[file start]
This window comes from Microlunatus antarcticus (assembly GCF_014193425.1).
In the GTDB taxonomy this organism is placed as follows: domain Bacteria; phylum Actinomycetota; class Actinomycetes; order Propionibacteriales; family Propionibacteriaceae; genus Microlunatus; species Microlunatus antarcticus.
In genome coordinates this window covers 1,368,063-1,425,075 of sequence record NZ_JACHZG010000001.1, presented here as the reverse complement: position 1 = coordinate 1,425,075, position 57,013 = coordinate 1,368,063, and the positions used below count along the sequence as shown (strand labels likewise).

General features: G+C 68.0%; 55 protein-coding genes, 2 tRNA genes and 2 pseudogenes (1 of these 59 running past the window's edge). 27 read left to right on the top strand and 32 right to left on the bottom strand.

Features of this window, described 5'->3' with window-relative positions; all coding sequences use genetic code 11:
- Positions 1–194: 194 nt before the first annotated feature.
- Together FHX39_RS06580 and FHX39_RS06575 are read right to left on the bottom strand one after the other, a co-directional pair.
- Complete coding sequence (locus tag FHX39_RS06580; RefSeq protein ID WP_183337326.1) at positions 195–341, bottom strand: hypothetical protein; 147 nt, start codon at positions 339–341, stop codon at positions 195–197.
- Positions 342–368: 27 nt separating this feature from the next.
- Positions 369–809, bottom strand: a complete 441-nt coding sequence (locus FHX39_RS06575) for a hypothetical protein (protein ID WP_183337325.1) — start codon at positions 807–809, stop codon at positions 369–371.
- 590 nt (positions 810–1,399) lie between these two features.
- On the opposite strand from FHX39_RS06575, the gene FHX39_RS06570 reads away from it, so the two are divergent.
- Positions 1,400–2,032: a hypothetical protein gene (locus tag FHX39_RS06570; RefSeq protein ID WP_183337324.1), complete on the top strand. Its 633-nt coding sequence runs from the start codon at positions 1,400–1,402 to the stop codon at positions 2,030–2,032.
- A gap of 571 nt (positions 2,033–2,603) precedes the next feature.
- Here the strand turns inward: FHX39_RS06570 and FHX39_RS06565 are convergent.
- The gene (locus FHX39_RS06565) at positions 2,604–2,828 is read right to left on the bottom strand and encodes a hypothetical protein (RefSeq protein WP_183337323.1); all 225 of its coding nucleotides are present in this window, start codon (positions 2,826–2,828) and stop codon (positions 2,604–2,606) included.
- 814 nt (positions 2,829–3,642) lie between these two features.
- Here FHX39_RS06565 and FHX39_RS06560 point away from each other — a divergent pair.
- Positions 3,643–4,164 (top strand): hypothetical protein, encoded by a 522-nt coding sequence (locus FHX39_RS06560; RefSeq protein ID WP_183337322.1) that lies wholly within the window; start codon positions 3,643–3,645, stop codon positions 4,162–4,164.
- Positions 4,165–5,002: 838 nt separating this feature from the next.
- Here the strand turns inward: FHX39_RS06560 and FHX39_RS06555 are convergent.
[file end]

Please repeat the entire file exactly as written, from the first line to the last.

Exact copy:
This window comes from Microlunatus antarcticus (assembly GCF_014193425.1).
In the GTDB taxonomy this organism is placed as follows: domain Bacteria; phylum Actinomycetota; class Actinomycetes; order Propionibacteriales; family Propionibacteriaceae; genus Microlunatus; species Microlunatus antarcticus.
In genome coordinates this window covers 1,368,063-1,425,075 of sequence record NZ_JACHZG010000001.1, presented here as the reverse complement: position 1 = coordinate 1,425,075, position 57,013 = coordinate 1,368,063, and the positions used below count along the sequence as shown (strand labels likewise).

General features: G+C 68.0%; 55 protein-coding genes, 2 tRNA genes and 2 pseudogenes (1 of these 59 running past the window's edge). 27 read left to right on the top strand and 32 right to left on the bottom strand.

Features of this window, described 5'->3' with window-relative positions; all coding sequences use genetic code 11:
- Positions 1–194: 194 nt before the first annotated feature.
- Together FHX39_RS06580 and FHX39_RS06575 are read right to left on the bottom strand one after the other, a co-directional pair.
- Complete coding sequence (locus tag FHX39_RS06580; RefSeq protein ID WP_183337326.1) at positions 195–341, bottom strand: hypothetical protein; 147 nt, start codon at positions 339–341, stop codon at positions 195–197.
- Positions 342–368: 27 nt separating this feature from the next.
- Positions 369–809, bottom strand: a complete 441-nt coding sequence (locus FHX39_RS06575) for a hypothetical protein (protein ID WP_183337325.1) — start codon at positions 807–809, stop codon at positions 369–371.
- 590 nt (positions 810–1,399) lie between these two features.
- On the opposite strand from FHX39_RS06575, the gene FHX39_RS06570 reads away from it, so the two are divergent.
- Positions 1,400–2,032: a hypothetical protein gene (locus tag FHX39_RS06570; RefSeq protein ID WP_183337324.1), complete on the top strand. Its 633-nt coding sequence runs from the start codon at positions 1,400–1,402 to the stop codon at positions 2,030–2,032.
- A gap of 571 nt (positions 2,033–2,603) precedes the next feature.
- Here the strand turns inward: FHX39_RS06570 and FHX39_RS06565 are convergent.
- The gene (locus FHX39_RS06565) at positions 2,604–2,828 is read right to left on the bottom strand and encodes a hypothetical protein (RefSeq protein WP_183337323.1); all 225 of its coding nucleotides are present in this window, start codon (positions 2,826–2,828) and stop codon (positions 2,604–2,606) included.
- 814 nt (positions 2,829–3,642) lie between these two features.
- Here FHX39_RS06565 and FHX39_RS06560 point away from each other — a divergent pair.
- Positions 3,643–4,164 (top strand): hypothetical protein, encoded by a 522-nt coding sequence (locus FHX39_RS06560; RefSeq protein ID WP_183337322.1) that lies wholly within the window; start codon positions 3,643–3,645, stop codon positions 4,162–4,164.
- Positions 4,165–5,002: 838 nt separating this feature from the next.
- Here the strand turns inward: FHX39_RS06560 and FHX39_RS06555 are convergent.